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Secrets to Improving in Logical Reasoning

Many students reach out to me because they are stressed out by the Logical Reasoning (LR) section. And with games soon going away, LR will soon make up more than half of the graded portion of the LSAT. It has never been more important to master this section. Although there is very clear guidance from many test prep companies on how to study for games, it is difficult to find advice on the best way to study for LR. Here are some little known study techniques that many of my students used to help them consistently score perfect or close to perfect in their LR sections.

Tip 1: Avoid doing the bare minimum with questions

Most people are constantly just trying to understand why an answer is right and why the answer they selected is wrong. Once they understand the mistake, they feel like they 'got it' and move on.

But hindsight is 20/20. It is MUCH easier to understand why B is correct if you already checked the answer. It is important to understand the validity of each answer, but that is the bare minimum. There is still so much more to be learned from each question. Even if you got the question correct the second time around, the question remains--how could you have gotten to the correct answer if it was a brand-new question?

This is an issue so many LSAT students face. Instead of focusing on learning HOW to approach the question, they are just focused on understanding why the answer was right or wrong.

Instead of thinking about questions in this way, ask yourself how you could have been able to predict the correct answer purely from reading the passage. The vast majority of LR questions can be predicted. Doing this will train you to recognize patterns regarding the assumptions commonly used on the LSAT.

Also, it is important to be very specific when evaluating answer choices. Instead of just saying 'this answer seems irrelevant' or 'this one is just flat out wrong', find the specific word or phrase in the answer choice that made it incorrect and find as many flaws as possible. Dissecting answer choices in this way forces you to read carefully, which is what the LSAT is all about.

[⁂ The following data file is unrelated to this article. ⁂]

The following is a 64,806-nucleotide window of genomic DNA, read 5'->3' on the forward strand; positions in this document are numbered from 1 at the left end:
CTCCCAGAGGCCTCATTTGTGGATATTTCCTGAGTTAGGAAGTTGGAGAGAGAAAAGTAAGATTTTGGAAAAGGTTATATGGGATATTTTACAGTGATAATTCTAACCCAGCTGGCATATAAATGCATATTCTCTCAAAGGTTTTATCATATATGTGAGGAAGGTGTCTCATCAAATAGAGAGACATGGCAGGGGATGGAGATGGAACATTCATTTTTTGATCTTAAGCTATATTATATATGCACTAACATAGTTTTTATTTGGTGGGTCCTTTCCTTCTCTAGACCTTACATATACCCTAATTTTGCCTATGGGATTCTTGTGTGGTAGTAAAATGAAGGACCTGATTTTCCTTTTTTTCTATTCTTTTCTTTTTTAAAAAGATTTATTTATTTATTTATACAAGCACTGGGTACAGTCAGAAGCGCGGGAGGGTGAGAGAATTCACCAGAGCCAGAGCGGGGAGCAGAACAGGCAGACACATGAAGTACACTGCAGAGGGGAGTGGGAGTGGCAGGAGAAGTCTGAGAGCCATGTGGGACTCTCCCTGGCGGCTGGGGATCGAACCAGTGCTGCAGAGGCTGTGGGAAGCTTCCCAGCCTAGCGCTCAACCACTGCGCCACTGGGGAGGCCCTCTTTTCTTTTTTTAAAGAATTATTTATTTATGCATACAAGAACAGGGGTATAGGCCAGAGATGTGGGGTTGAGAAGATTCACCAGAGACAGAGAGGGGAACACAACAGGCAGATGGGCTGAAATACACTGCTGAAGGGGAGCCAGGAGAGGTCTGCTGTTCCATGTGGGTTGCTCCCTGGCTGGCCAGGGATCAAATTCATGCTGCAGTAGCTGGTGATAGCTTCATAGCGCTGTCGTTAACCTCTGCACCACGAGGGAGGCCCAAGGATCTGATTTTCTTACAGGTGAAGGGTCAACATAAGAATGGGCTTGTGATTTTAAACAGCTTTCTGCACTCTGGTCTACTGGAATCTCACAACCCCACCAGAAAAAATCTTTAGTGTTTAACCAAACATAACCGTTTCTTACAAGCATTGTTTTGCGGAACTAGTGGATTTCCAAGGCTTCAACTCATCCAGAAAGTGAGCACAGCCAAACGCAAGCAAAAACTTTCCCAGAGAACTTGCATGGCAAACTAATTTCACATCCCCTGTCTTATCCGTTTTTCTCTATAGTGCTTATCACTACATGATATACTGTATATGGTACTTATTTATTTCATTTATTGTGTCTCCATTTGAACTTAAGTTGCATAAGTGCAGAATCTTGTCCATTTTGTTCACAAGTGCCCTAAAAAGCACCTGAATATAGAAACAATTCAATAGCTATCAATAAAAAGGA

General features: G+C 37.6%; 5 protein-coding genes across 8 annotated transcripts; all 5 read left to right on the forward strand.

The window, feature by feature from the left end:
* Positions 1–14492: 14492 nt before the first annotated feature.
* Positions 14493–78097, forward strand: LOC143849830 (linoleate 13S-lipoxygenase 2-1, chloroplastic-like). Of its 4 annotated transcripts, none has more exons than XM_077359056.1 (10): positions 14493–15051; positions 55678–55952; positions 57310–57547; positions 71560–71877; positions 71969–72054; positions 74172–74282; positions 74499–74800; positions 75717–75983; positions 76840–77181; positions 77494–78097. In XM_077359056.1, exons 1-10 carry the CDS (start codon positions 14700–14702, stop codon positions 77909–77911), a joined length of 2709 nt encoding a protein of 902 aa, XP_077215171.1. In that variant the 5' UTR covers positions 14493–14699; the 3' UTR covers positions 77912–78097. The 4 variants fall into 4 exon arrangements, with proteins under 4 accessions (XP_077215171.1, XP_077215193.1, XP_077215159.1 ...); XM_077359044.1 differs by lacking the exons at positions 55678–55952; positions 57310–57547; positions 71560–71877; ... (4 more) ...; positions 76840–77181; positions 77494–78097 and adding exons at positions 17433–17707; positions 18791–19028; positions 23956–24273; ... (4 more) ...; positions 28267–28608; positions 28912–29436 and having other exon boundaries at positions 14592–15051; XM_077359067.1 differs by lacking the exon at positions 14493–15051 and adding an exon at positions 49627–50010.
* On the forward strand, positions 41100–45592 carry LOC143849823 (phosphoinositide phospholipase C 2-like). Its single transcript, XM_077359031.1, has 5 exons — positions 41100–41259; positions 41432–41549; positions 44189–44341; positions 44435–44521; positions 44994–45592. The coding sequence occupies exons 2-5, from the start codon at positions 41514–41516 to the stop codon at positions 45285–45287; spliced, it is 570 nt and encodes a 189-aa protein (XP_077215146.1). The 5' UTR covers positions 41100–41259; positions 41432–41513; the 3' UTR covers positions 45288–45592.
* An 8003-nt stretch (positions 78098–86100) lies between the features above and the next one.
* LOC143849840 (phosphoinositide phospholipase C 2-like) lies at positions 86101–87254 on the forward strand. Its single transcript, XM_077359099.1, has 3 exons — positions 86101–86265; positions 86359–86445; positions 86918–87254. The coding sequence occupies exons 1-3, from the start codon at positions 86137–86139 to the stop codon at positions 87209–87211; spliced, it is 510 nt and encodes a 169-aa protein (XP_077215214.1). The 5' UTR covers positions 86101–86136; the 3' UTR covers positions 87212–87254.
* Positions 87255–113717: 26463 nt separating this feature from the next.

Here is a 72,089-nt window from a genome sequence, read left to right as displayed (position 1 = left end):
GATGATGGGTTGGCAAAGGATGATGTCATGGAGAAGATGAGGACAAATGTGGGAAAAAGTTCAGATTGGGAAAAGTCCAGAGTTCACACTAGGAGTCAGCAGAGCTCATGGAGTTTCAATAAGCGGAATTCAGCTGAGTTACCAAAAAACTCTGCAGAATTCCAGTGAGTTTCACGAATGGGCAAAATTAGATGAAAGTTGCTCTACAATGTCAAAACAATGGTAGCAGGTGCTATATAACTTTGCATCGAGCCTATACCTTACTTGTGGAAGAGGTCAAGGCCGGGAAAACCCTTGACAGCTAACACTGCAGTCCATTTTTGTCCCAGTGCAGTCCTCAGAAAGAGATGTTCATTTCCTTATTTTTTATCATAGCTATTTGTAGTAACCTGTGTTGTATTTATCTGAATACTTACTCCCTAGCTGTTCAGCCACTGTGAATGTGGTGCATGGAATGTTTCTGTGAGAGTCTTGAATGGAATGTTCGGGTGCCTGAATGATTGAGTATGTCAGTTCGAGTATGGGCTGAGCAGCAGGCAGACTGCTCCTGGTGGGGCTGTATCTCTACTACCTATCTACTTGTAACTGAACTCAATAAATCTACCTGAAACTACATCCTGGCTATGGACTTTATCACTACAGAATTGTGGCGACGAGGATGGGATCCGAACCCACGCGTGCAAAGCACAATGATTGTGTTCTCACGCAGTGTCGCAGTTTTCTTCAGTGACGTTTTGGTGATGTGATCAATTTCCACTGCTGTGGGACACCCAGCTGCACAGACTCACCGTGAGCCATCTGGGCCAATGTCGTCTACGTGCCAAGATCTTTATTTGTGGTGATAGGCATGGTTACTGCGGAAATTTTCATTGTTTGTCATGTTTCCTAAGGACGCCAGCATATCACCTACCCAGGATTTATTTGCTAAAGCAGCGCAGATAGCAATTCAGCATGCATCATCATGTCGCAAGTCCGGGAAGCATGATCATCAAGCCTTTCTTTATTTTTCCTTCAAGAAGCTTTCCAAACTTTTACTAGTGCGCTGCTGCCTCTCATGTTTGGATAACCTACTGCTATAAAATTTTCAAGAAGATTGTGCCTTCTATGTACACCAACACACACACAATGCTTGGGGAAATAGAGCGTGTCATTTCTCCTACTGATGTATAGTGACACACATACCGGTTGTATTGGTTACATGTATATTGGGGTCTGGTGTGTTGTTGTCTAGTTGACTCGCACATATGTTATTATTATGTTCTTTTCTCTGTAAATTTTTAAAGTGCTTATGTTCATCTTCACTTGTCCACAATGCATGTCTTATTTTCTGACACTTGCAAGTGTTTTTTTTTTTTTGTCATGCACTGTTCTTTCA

Another example of how people will resort to doing the bare minimum is the way they approach Inference or Must be True questions. They just focus on finding the inference that showed up in the answers, when there were actually several inferences the question could have asked about. Make sure you are finding ALL inferences when you are practicing.

Tip 2: Review CORRECT answers, not just incorrect ones

This doesn't apply as much to individuals who are already at a relatively advanced level and are missing 5 or less questions per section. But for people who are not yet at this stage, reviewing only incorrect answers is not enough. Here's why...

Sometimes, we got a question correct out of pure luck. You may have blindly guessed, but it is also very common for people to select the correct answer or eliminate the wrong answer for the wrong reasons. For example, maybe you thought a specific word made the answer incorrect when it was in fact a different word. This is also why specifically pointing out the word or phrase that made the answer incorrect is important. This allows you to truly understand whether your reasoning is correct.

If you don't do this, the LSAT will begin to seem inconsistent in its reasoning because you are using faulty logic that just happened to work out on a previous question and applying it to others.

Tip 3: Diagram more

This doesn't apply to everyone. Some LSAT experts advise people to avoid diagramming and to just focus on understanding the passage. And for some people, this works really well. But if you have been consistently having issues with Must be True, Sufficient Assumption, and Necessary Assumption questions without diagramming, there is a very high chance that diagramming can help you significantly.

The problem is people often try out a few questions using this technique and give up on it because it takes too long or they still got the question wrong. But the reality is it's not that diagramming itself is the problem--it just takes time to hone those skills enough to where you are able to diagram quickly and efficiently.

Don't give up on diagramming just because it didn't work for you on a couple questions.

Tip 4: Don't focus on finding the 'perfect' answer

Your job is to find the BEST answer. That implies the answer will not always be perfect. Too often, people eliminate all the answer choices and panic. Or they will eliminate an answer because it has a single flaw, only to select another answer that also contains a flaw.

Instead, go into the answer choices expecting small imperfections. Find the one that most clearly and closely accomplishes the task.

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